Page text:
Developing the best personnel structure – legally

A motivated and stable team of employees is a key factor in the success of a business. Slovak employment law offers several tools that can be used to develop such a desirable team.

JUDr. Pavol Rak, PhD., Managing Partner, Noerr s.r.o.JUDr. Pavol Rak, PhD., Managing Partner, Noerr s.r.o. (Source: Courtesy of Noerr s.r.o.)

A motivated and stable team of employees is a key factor in the success of a business. Slovak employment law offers several tools that can be used to develop such a desirable team.

Creating and then stabilising a good personnel structure starts with the selection of the right job applicants. Correct wording of the advertisement for a vacant position is often a decisive factor in determining the outcome of the hiring process. There are several legal rules to be followed when drafting a job advertisement – the most notable one is a prohibition against discriminatory requirements.

The next step in the process is usually a job interview with short-listed candidates. The legal rules for the interview include comprehensive information obligations on both parties. To protect the applicant, certain questions must not be asked by the employer, for instance regarding pregnancy, family background, religion or trade union membership.

After signing an employment contract, the employee is obliged only to perform the work agreed upon in the contract. For that reason the definition of the position, or its job description, is crucial as the employer cannot request an employee to perform work outside of this agreed framework. The art of preparing a job description is to do so in general terms but it must not be too broad. Provisions like “and any work according to the instruction of the employer” would clearly be invalid.

To have the desired personnel structure, employment contracts for a definite term and part-time employment should be considered as well. Although not widely used in Slovakia, these forms of employment offer flexibility and often better effectiveness compared to full-time permanent employment contracts. In some cases, they also allow employees to establish a better work-life balance.

Once the employer’s team is structured according to its needs, questions of maintaining a stable workforce arise. Slovak employment law offers several tools in this respect. Employees in key positions can be bound by a non-competition clause that prevents them from working for a competing firm after they leave their current employer. To bind a former employee to such a clause the employer must pay an amount equal to at least 50 percent of the former employee’s salary for the duration of the non-competition obligation.

A structured salary system with a variable portion to motivate employees and an interesting scheme of various employee benefits are also very powerful tools to maintain a stable workforce.

Agreements with employees to improve in their qualifications may be used as well to further develop and stabilise personnel. The employer must bear the costs of such education and must grant the employee necessary time off work. The employee is then bound to remain with the employer for an agreed time of up to five years so that the employer benefits from the employee’s improved education and qualifications.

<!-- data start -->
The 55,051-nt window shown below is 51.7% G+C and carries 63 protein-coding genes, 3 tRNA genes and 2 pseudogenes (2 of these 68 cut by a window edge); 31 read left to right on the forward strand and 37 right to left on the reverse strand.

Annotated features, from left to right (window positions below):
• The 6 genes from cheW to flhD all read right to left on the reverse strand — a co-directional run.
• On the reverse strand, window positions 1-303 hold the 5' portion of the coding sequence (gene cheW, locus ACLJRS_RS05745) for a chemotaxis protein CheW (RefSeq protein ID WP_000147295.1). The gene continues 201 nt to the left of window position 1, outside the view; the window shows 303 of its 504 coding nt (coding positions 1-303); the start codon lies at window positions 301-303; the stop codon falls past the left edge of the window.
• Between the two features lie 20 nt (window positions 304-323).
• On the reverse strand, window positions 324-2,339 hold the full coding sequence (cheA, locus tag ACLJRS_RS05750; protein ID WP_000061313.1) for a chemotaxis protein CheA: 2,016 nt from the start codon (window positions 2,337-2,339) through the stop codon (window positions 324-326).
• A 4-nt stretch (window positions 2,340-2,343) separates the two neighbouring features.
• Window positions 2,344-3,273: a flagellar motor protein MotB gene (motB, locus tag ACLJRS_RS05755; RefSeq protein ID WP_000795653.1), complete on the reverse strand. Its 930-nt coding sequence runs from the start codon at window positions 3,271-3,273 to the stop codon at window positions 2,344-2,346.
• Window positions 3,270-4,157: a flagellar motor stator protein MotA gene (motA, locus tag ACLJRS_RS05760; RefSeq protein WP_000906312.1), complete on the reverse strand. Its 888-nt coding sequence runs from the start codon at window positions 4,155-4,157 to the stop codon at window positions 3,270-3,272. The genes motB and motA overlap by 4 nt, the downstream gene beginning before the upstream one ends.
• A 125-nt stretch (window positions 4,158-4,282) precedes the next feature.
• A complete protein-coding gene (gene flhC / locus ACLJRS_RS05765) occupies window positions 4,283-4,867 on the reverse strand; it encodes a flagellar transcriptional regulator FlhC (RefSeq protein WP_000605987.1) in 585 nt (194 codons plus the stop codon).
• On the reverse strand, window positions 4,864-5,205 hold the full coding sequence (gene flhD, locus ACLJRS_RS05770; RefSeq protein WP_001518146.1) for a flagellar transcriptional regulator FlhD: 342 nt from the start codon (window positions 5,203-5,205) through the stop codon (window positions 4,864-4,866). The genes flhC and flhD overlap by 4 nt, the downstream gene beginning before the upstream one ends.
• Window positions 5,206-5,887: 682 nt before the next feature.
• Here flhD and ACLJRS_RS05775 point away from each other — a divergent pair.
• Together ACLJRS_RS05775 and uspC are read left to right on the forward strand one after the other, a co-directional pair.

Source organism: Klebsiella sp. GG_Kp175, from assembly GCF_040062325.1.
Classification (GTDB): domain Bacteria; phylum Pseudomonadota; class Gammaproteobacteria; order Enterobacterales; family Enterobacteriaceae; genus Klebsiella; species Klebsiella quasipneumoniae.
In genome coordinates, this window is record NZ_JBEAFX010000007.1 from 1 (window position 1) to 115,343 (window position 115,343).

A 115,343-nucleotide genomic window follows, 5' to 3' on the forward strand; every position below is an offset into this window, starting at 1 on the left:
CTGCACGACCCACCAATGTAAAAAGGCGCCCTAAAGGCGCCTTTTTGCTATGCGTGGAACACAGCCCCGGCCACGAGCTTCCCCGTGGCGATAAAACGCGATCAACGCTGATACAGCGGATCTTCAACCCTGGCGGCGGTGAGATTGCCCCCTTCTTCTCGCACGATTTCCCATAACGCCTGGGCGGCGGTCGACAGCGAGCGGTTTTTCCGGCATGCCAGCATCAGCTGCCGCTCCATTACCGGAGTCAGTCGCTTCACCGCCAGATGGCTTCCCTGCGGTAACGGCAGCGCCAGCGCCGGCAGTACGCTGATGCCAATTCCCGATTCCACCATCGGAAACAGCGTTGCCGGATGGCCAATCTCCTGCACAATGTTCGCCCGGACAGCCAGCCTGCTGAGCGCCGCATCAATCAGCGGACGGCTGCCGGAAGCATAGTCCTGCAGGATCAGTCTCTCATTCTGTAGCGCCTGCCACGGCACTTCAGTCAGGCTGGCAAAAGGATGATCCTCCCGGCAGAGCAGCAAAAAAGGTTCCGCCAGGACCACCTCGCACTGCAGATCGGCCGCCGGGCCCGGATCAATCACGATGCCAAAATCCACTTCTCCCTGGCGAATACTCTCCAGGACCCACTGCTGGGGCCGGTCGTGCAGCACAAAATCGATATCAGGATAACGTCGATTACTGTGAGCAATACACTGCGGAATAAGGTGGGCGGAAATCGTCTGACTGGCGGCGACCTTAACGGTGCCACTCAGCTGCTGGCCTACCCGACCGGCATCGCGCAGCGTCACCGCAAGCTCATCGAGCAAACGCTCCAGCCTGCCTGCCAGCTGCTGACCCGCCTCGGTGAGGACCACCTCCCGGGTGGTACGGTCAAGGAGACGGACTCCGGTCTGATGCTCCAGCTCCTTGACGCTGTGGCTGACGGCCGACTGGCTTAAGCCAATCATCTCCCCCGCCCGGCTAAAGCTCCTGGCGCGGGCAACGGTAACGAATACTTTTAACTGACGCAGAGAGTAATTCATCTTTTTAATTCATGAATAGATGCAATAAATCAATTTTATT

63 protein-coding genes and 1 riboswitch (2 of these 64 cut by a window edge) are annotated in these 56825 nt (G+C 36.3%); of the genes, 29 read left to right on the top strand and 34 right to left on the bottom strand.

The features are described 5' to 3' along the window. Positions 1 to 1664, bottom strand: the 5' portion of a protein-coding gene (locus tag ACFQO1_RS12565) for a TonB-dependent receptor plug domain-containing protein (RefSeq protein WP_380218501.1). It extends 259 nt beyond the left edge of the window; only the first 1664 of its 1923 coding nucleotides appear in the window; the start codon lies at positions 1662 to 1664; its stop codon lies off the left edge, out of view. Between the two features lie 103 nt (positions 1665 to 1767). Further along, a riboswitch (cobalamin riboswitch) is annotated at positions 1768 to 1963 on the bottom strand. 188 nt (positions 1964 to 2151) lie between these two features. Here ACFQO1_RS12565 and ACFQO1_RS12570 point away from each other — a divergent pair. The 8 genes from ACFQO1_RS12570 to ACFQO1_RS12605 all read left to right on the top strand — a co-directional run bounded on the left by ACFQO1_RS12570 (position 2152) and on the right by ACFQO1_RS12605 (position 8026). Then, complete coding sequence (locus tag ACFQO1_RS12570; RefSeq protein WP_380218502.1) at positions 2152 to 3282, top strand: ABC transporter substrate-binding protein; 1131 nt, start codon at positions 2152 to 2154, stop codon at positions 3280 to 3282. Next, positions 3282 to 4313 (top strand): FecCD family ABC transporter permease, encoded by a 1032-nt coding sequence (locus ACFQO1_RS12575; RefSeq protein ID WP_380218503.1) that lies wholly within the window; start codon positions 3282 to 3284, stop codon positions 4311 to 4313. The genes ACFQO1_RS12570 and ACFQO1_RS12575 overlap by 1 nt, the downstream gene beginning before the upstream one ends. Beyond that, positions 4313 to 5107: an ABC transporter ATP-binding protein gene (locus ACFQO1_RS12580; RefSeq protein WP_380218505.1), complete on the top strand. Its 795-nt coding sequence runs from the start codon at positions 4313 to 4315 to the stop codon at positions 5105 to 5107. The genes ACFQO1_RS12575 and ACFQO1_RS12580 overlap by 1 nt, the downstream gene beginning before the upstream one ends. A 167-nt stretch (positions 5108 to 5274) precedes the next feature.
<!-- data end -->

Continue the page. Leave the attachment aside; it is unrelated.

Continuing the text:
A similar agreement regarding the costs of education can be concluded with students at practical schools and can be beneficial to both parties. The student receives education without having to pay its costs and the employer gets an employee who has just the right balance of theoretical and practical education for the employer’s needs. In a case like this, the employee is obliged to conclude an employment contract with the employer after completing school and remain employed for an agreed time of up to three years.

In a dynamic business environment redundancies inevitably occur from time to time. Slovak employment law offers several ways in which termination of employment can be handled. Mutual agreement is the preferred way of termination as it provides the highest level of certainty for both parties and allows each to make specific arrangements. If no mutual agreement is reached, an employer may undertake unilateral termination in accordance with the grounds specified in the Labour Code. No modification of the statutory grounds for unilateral termination is allowed, not even those agreed upon in an employment contract or in a collective bargaining agreement. In certain cases a warning letter is required prior to a termination notice.

Slovakia’s employment law is very rigid and may be altered only in cases explicitly stipulated in the law. Nevertheless, the current tools provided by the Slovak employment law – supplemented by appropriate internal HR policy – will lead to the most correct and reliable personnel structure, something all managers dream of.

JUDr. Pavol Rak, PhD. is a managing partner with Noerr s.r.o.

This article is of an informative nature only. Should you need any further information on the issues addressed in this article, please contact our Law Office Noerr s.r.o., Tel: +421 2 59 10 10 10, Email:,

Noerr is a Top 10 leading legal office in Germany and Europe – with more than 480 professionals, five offices in Germany, seven in Central and Eastern Europe, an office in London, a representative office in New York and a nearly-opened office in Alicante.
Our expertise has been consistently ranked among the best practices in the leading publications on the legal market, such as Chambers, Legal500 and ILFR. Additionally, Noerr has been honoured as Client Service Law Firm of the Year for Germany 2012 - Chambers Europe Awards.

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